Basal cell hyperplasia of the prostate is a rare, benign lesion that often has been misdiagnosed as adenocarcinoma. Thirteen cases of basal cell hyperplasia were reviewed. All of the patients were over 60 years of age (range 63-83) and all had benign prostatic hypertrophy in addition to basal cell hyperplasia. Histologic features consisted of nests of uniform small cells with scant cytoplasm forming solid nests and acinar structures. Some foci had nodular configurations and most were located within larger nodules of 'typical' glandular hyperplasia. In some instances there was a merging of the two types of hyperplasia. There was neither nuclear atypia nor pleomorphism, and the adjacent stroma was hyperplastic. Small elongated cells with desmosomes and nonspecific, dense bodies were seen on electron microscopic studies of formalin-fixed material. The architectural and cytologic features of the basal cell proliferations were not those of carcinoma. However, synchronously, two patients demonstrated foci of prostate carcinoma unrelated to the basal cell hyperplasia.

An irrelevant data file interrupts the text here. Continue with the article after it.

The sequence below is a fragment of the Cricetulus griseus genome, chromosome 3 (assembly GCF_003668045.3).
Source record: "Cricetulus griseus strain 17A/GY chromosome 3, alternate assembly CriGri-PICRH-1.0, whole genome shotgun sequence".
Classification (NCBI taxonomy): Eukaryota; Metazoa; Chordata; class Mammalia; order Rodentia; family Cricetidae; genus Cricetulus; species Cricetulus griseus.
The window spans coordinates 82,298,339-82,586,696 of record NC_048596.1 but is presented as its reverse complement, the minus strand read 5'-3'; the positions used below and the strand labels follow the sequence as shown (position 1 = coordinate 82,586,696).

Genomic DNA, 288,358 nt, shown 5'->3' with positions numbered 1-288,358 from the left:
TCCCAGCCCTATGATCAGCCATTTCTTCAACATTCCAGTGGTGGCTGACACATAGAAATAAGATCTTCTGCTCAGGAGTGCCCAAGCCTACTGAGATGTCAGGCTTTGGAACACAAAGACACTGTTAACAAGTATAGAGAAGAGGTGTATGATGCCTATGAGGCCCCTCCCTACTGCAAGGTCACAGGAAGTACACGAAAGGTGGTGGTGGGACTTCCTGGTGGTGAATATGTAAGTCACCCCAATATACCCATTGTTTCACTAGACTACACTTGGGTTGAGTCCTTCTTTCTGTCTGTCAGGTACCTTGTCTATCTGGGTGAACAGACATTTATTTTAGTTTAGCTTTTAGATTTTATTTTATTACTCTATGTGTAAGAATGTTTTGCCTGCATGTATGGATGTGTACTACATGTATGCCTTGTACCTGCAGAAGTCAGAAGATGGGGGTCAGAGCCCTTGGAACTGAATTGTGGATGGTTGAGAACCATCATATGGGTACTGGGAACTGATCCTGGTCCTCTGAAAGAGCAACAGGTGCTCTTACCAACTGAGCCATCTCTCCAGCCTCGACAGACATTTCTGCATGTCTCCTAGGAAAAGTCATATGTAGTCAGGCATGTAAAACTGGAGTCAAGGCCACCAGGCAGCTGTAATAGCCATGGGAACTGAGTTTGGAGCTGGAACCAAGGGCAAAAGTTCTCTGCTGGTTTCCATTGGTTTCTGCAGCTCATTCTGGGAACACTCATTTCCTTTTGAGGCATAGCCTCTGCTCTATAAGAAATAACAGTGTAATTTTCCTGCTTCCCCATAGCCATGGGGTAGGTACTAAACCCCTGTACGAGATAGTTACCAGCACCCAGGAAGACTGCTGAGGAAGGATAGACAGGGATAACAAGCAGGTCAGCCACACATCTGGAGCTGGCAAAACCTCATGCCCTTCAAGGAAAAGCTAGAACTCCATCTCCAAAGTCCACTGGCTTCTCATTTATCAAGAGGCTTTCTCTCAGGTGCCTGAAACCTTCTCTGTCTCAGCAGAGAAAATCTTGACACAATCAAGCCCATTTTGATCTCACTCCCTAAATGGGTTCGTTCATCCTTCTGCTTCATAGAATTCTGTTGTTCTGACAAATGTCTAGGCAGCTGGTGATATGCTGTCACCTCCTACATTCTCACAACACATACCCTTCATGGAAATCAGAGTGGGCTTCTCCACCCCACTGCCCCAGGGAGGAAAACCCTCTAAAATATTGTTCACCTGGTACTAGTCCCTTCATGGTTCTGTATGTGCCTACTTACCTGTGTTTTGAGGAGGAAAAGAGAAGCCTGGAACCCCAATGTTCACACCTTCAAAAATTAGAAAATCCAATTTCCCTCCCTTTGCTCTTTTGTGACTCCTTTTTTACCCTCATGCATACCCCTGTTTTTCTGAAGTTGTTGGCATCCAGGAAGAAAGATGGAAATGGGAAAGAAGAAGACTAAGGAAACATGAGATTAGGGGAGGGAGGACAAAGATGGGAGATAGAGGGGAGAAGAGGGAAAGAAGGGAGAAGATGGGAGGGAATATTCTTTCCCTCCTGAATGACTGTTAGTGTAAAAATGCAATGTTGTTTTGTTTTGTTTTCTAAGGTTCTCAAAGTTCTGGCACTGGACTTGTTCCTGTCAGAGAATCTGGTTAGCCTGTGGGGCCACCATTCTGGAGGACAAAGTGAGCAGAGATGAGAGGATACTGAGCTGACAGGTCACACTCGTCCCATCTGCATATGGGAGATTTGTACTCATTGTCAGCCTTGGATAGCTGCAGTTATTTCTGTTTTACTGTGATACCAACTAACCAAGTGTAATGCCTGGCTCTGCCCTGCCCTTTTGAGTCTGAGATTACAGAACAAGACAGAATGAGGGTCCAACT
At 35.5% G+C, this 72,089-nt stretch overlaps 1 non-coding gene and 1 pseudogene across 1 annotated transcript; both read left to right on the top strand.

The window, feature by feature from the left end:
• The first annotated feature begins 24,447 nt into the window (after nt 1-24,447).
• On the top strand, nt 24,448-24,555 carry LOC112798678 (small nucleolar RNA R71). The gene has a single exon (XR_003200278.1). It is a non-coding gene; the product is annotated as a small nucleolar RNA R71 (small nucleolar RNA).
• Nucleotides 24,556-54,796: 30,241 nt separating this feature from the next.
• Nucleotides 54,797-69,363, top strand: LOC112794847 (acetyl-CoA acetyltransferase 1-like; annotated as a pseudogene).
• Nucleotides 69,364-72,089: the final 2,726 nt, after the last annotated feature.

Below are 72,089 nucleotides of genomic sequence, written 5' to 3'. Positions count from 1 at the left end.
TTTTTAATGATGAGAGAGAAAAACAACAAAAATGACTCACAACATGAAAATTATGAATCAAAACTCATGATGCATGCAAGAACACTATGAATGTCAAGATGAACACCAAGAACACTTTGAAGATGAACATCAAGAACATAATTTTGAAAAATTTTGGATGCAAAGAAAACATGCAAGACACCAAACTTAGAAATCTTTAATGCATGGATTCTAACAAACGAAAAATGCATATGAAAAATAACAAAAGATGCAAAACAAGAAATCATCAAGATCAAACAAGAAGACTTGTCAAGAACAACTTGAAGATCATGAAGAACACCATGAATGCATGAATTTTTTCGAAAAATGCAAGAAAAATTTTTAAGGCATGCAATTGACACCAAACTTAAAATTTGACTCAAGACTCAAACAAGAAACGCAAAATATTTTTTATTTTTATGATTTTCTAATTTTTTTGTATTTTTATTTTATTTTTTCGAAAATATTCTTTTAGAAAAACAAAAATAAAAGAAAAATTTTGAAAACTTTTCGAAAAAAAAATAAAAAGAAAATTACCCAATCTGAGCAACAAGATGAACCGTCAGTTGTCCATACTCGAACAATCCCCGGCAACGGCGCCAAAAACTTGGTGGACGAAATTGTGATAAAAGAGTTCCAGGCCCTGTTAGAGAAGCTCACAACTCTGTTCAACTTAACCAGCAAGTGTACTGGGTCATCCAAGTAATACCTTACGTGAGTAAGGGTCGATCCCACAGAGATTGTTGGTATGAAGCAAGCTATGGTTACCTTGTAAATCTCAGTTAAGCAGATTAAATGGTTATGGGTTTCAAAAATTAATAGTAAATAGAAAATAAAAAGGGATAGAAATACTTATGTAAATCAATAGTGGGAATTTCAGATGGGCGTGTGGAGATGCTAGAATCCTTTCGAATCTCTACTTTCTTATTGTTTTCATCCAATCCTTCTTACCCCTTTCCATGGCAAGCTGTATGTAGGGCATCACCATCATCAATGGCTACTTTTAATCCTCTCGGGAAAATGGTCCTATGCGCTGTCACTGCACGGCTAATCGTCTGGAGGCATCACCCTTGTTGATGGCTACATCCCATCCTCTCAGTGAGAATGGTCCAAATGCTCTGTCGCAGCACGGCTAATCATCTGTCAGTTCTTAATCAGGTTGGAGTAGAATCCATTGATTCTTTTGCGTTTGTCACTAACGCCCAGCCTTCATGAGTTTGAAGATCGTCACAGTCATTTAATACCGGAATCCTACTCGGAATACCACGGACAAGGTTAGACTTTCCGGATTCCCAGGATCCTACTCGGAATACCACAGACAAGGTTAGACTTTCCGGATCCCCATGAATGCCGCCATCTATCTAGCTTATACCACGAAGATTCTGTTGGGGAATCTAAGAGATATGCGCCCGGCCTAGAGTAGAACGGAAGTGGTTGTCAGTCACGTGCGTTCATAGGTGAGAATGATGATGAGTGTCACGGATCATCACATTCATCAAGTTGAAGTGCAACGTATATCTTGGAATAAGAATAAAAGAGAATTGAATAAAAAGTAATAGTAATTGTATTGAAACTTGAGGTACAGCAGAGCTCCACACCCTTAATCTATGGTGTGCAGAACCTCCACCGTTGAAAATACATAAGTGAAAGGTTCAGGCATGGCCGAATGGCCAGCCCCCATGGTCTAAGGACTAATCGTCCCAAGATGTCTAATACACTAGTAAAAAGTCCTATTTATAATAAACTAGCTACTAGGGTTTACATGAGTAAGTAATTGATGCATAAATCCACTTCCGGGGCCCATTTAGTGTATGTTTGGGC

ASJC Scopus subject areas
- Pathology and Forensic Medicine